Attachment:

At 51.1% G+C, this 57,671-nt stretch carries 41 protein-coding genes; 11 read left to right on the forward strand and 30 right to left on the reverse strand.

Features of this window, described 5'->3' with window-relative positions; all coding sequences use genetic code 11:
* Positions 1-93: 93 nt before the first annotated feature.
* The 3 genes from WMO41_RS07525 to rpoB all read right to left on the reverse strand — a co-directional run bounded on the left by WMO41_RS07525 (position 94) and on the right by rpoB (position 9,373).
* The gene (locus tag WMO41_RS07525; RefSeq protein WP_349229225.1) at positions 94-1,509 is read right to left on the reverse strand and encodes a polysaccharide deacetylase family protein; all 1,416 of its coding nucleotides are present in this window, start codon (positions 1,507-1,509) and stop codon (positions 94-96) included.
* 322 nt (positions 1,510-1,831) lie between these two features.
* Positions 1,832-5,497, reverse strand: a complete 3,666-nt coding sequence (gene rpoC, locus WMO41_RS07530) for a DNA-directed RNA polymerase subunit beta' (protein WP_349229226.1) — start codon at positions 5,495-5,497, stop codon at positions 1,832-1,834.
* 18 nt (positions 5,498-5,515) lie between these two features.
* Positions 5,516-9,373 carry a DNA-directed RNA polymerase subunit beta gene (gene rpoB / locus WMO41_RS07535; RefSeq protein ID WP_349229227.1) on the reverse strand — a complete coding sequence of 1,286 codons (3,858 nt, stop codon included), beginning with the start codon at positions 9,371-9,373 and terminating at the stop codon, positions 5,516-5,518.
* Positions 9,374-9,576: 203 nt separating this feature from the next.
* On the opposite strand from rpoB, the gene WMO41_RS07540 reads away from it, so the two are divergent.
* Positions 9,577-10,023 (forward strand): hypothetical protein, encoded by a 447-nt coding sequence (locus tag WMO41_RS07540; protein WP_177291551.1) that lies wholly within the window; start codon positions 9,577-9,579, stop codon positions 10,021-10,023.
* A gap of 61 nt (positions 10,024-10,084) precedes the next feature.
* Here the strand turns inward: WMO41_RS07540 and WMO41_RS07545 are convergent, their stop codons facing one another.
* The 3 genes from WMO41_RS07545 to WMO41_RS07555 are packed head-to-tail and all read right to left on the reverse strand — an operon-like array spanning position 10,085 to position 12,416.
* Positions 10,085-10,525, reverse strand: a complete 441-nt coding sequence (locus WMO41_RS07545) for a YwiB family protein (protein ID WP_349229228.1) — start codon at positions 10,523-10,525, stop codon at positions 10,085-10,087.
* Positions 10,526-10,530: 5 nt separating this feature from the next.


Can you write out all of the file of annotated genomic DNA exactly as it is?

At 51.1% G+C, this 57,671-nt stretch carries 41 protein-coding genes; 11 read left to right on the forward strand and 30 right to left on the reverse strand.

Features of this window, described 5'->3' with window-relative positions; all coding sequences use genetic code 11:
* Positions 1-93: 93 nt before the first annotated feature.
* The 3 genes from WMO41_RS07525 to rpoB all read right to left on the reverse strand — a co-directional run bounded on the left by WMO41_RS07525 (position 94) and on the right by rpoB (position 9,373).
* The gene (locus tag WMO41_RS07525; RefSeq protein WP_349229225.1) at positions 94-1,509 is read right to left on the reverse strand and encodes a polysaccharide deacetylase family protein; all 1,416 of its coding nucleotides are present in this window, start codon (positions 1,507-1,509) and stop codon (positions 94-96) included.
* 322 nt (positions 1,510-1,831) lie between these two features.
* Positions 1,832-5,497, reverse strand: a complete 3,666-nt coding sequence (gene rpoC, locus WMO41_RS07530) for a DNA-directed RNA polymerase subunit beta' (protein WP_349229226.1) — start codon at positions 5,495-5,497, stop codon at positions 1,832-1,834.
* 18 nt (positions 5,498-5,515) lie between these two features.
* Positions 5,516-9,373 carry a DNA-directed RNA polymerase subunit beta gene (gene rpoB / locus WMO41_RS07535; RefSeq protein ID WP_349229227.1) on the reverse strand — a complete coding sequence of 1,286 codons (3,858 nt, stop codon included), beginning with the start codon at positions 9,371-9,373 and terminating at the stop codon, positions 5,516-5,518.
* Positions 9,374-9,576: 203 nt separating this feature from the next.
* On the opposite strand from rpoB, the gene WMO41_RS07540 reads away from it, so the two are divergent.
* Positions 9,577-10,023 (forward strand): hypothetical protein, encoded by a 447-nt coding sequence (locus tag WMO41_RS07540; protein WP_177291551.1) that lies wholly within the window; start codon positions 9,577-9,579, stop codon positions 10,021-10,023.
* A gap of 61 nt (positions 10,024-10,084) precedes the next feature.
* Here the strand turns inward: WMO41_RS07540 and WMO41_RS07545 are convergent, their stop codons facing one another.
* The 3 genes from WMO41_RS07545 to WMO41_RS07555 are packed head-to-tail and all read right to left on the reverse strand — an operon-like array spanning position 10,085 to position 12,416.
* Positions 10,085-10,525, reverse strand: a complete 441-nt coding sequence (locus WMO41_RS07545) for a YwiB family protein (protein ID WP_349229228.1) — start codon at positions 10,523-10,525, stop codon at positions 10,085-10,087.
* Positions 10,526-10,530: 5 nt separating this feature from the next.